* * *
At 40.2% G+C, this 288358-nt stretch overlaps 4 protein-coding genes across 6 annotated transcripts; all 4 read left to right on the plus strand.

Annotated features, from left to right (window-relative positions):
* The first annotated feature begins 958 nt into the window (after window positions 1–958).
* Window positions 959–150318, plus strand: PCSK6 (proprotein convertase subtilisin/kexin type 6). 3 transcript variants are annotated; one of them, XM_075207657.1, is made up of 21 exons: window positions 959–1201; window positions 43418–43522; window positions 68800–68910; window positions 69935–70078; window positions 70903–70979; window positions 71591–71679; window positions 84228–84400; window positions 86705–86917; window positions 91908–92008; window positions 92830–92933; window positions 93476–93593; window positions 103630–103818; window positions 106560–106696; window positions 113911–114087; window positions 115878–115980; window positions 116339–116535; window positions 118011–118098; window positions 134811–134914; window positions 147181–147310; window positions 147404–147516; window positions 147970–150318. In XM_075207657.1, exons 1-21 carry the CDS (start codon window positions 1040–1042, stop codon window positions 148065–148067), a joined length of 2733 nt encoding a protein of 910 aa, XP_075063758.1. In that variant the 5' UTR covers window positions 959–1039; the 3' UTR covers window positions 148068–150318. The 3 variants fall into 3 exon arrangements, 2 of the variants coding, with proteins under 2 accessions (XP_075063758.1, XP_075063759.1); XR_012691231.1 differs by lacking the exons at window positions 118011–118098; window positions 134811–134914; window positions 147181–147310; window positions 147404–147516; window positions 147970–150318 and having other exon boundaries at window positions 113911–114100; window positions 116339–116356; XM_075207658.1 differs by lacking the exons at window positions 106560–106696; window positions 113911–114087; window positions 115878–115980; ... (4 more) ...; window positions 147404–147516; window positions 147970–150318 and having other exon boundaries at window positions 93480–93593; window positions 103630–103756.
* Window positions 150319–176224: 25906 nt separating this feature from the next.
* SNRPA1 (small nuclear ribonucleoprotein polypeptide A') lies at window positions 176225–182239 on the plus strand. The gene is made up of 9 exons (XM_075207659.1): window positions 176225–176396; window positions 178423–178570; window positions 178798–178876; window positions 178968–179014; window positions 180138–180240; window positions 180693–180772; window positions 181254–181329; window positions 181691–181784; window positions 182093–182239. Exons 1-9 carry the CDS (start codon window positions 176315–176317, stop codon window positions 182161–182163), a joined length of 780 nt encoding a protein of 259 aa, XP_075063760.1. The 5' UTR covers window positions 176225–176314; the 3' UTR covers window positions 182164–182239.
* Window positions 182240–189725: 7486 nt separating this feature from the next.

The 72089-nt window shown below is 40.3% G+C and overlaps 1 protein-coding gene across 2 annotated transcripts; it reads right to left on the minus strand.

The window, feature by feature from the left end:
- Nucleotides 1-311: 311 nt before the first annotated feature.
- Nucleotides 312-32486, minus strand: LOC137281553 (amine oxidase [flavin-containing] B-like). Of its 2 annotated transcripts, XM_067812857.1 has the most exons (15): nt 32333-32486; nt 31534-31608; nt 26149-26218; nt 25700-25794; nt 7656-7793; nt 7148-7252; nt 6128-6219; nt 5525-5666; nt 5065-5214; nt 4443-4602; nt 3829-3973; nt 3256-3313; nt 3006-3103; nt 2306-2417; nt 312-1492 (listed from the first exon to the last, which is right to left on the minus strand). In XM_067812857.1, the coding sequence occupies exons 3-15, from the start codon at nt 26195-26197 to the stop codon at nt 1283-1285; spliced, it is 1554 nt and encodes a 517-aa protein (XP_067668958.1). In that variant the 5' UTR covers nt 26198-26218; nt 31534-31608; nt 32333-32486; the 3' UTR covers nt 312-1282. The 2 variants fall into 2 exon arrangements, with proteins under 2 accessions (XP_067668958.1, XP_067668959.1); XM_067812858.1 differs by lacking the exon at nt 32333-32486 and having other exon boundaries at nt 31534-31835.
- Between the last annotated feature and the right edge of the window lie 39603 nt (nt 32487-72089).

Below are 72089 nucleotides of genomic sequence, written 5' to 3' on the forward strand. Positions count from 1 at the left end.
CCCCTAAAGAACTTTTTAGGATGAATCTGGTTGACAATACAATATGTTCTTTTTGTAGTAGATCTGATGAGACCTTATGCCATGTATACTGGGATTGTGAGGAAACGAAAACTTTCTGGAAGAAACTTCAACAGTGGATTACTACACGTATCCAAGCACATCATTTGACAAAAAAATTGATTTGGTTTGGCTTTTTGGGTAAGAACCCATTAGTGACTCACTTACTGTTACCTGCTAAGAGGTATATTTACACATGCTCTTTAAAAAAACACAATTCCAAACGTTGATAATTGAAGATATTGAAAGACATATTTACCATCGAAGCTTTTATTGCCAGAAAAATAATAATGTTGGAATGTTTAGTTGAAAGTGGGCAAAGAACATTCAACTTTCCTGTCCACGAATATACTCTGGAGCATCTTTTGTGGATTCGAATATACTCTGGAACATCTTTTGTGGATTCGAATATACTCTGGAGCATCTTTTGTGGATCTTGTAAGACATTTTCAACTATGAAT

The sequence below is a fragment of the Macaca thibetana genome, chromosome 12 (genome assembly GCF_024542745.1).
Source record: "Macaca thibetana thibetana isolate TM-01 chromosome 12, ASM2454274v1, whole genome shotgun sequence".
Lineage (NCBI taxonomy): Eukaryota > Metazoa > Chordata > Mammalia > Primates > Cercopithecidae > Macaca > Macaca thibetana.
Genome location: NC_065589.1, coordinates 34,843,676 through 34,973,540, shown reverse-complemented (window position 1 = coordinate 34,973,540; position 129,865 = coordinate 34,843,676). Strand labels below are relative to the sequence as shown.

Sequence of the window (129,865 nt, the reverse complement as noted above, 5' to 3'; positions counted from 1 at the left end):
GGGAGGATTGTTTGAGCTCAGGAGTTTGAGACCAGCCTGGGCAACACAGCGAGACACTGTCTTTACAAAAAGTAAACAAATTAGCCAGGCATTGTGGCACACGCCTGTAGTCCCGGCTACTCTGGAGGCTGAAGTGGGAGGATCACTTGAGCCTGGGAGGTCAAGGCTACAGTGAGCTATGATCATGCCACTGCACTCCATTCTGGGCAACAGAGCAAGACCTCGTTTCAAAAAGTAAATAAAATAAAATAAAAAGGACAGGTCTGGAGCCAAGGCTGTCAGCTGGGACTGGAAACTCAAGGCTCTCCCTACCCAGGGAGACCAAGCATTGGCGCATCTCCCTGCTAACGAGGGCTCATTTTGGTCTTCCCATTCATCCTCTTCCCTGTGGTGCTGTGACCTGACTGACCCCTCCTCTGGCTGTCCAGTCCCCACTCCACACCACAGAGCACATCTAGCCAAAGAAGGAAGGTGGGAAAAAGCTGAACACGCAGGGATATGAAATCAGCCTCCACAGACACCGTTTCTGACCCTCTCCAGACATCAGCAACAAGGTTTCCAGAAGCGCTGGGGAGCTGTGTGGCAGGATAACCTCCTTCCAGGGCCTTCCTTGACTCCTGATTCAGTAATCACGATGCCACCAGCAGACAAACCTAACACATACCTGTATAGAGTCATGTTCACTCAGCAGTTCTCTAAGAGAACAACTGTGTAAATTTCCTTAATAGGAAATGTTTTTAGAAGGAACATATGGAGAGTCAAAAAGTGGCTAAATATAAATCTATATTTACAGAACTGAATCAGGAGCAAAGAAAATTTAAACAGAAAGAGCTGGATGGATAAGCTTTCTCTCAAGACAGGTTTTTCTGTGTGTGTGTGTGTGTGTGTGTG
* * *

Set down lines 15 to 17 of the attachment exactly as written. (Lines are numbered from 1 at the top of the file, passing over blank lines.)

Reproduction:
The sequence below is a fragment of the Macaca thibetana genome, chromosome 12 (genome assembly GCF_024542745.1).
Source record: "Macaca thibetana thibetana isolate TM-01 chromosome 12, ASM2454274v1, whole genome shotgun sequence".
Lineage (NCBI taxonomy): Eukaryota > Metazoa > Chordata > Mammalia > Primates > Cercopithecidae > Macaca > Macaca thibetana.